Now that digital platforms drive physical consequences, what does “free speech” really even mean anymore?
It’s the first amendment to the US Constitution, but it’s also deeply misunderstood. Free speech seems an inviolate right, but when practiced at public institutions like UC Berkeley, or within private corporations like CloudFlare or Starbucks, the concept of free speech is both tested and proven. Join UC Berkeley Chancellor Carol Christ, EFF Executive Director Cindy Cohn, and moderator Nellie Bowles of the New York Times for a challenging and timely conversation on the role of speech in our roiling democracy.
Nellie Bowles: Hi. We are here today to talk about free speech and the corporation, a nice, relaxing topic for a Tuesday afternoon. [laughter] I know you two both have a lot of interesting things to talk about. To just jump right in, when we talk about free speech right now, that term and that concept, it feels like it’s changing radically. I don’t really understand if the shift in how the term “free speech” is being used is political or it’s about platforms or if it’s generational. If you could both just give me a sense of what has changed in the last year with this concept?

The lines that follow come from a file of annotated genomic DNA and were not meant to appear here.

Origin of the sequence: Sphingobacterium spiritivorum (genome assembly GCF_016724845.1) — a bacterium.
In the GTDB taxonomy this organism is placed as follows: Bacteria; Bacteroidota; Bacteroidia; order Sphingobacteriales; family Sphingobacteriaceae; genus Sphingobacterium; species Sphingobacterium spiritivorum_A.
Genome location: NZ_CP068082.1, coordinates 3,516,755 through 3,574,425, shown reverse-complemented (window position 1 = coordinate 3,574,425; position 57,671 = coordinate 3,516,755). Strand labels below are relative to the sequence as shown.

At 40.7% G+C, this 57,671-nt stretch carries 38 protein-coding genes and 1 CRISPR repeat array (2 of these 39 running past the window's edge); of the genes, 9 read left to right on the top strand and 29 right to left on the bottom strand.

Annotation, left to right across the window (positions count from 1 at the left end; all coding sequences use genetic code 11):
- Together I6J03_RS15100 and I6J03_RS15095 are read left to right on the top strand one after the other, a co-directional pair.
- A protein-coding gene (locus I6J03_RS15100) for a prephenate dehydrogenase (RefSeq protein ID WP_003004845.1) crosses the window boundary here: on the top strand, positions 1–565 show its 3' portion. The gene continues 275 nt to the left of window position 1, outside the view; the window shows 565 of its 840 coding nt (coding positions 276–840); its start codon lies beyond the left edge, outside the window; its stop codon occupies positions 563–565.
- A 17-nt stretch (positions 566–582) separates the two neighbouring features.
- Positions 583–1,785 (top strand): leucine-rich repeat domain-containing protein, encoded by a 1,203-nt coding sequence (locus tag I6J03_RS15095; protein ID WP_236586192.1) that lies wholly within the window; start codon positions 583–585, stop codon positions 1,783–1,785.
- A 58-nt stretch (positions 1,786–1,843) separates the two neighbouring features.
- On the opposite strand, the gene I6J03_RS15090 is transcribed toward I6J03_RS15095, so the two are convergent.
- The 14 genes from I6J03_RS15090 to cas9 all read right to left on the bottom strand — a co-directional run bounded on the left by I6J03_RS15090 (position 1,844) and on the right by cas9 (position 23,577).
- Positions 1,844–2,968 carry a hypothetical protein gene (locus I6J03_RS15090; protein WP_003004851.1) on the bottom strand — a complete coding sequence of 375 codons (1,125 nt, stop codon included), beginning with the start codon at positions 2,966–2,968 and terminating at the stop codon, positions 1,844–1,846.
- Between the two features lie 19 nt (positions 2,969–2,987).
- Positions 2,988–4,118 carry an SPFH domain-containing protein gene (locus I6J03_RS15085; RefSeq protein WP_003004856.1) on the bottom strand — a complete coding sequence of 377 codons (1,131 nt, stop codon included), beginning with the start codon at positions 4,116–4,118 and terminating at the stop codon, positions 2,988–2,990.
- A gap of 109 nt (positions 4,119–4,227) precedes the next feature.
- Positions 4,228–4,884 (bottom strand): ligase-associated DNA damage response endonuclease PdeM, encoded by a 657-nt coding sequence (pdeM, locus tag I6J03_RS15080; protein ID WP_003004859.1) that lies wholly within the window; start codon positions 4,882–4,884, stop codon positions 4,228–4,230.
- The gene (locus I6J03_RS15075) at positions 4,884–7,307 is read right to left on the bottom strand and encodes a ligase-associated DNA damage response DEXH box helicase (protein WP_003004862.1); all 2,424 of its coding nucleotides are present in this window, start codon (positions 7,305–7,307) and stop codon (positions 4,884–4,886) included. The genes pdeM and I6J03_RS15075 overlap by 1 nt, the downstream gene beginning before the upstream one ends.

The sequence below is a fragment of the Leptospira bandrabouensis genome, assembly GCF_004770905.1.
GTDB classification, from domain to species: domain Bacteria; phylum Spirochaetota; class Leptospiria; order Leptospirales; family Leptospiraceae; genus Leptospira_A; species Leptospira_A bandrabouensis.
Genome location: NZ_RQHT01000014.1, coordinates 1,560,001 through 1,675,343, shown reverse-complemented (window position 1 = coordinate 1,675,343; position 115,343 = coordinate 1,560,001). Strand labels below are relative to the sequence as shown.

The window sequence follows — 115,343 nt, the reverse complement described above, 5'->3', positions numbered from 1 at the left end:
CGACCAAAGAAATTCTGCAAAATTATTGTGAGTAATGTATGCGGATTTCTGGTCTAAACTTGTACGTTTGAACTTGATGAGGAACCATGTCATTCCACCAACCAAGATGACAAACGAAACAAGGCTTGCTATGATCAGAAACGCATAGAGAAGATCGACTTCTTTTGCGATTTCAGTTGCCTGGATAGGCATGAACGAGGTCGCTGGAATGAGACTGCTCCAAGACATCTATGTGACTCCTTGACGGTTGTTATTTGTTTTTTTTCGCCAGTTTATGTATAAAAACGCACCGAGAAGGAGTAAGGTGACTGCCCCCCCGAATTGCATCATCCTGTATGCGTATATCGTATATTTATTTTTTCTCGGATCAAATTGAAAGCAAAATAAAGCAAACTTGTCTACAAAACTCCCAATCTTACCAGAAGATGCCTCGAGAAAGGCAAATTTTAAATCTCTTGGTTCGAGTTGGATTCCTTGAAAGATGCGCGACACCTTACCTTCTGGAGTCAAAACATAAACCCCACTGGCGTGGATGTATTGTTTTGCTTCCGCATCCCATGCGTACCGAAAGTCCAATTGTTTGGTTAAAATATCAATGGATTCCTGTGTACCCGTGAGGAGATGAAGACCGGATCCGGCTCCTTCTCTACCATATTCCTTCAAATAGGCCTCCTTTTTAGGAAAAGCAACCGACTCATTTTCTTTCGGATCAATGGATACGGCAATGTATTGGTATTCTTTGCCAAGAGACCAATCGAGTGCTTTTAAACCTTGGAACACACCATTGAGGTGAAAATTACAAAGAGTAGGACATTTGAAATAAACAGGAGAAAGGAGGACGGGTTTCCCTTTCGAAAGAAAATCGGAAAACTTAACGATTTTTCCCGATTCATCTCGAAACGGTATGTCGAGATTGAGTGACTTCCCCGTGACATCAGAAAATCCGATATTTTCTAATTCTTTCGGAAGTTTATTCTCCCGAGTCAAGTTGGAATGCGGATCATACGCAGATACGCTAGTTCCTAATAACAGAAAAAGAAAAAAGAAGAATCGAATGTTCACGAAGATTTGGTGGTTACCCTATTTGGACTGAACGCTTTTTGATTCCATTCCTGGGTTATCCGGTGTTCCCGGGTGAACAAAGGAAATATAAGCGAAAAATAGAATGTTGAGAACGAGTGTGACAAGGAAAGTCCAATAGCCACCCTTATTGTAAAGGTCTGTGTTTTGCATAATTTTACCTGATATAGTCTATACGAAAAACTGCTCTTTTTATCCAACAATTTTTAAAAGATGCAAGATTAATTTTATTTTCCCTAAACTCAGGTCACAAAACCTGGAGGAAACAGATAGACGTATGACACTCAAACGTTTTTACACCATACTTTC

Sukhinder Singh Cassidy argues that boards are utterly broken. Fixing them isn’t as hard as it might seem. And it’s urgently needed.
Sukhinder Singh Cassidy has nearly two decades of executive leadership experience at consumer and internet companies, including Google, Amazon, Yodlee, Polyvore and Joyus. She’s also an accomplished board member — serving on both public and private boards in a range of industries. In the past two years, Cassidy has focused her energy on theBoardlist, a platform that connects accomplished women to board opportunities. But Cassidy didn’t focus her time at Shift Forum on the issue of diversity in boards. Instead, she exhorted the audience to think about the power and the responsibility of boards, and the role a truly high functioning board can have in changing the culture of business. Below is an edited transcript and the video of Cassidy’s inspiring talk.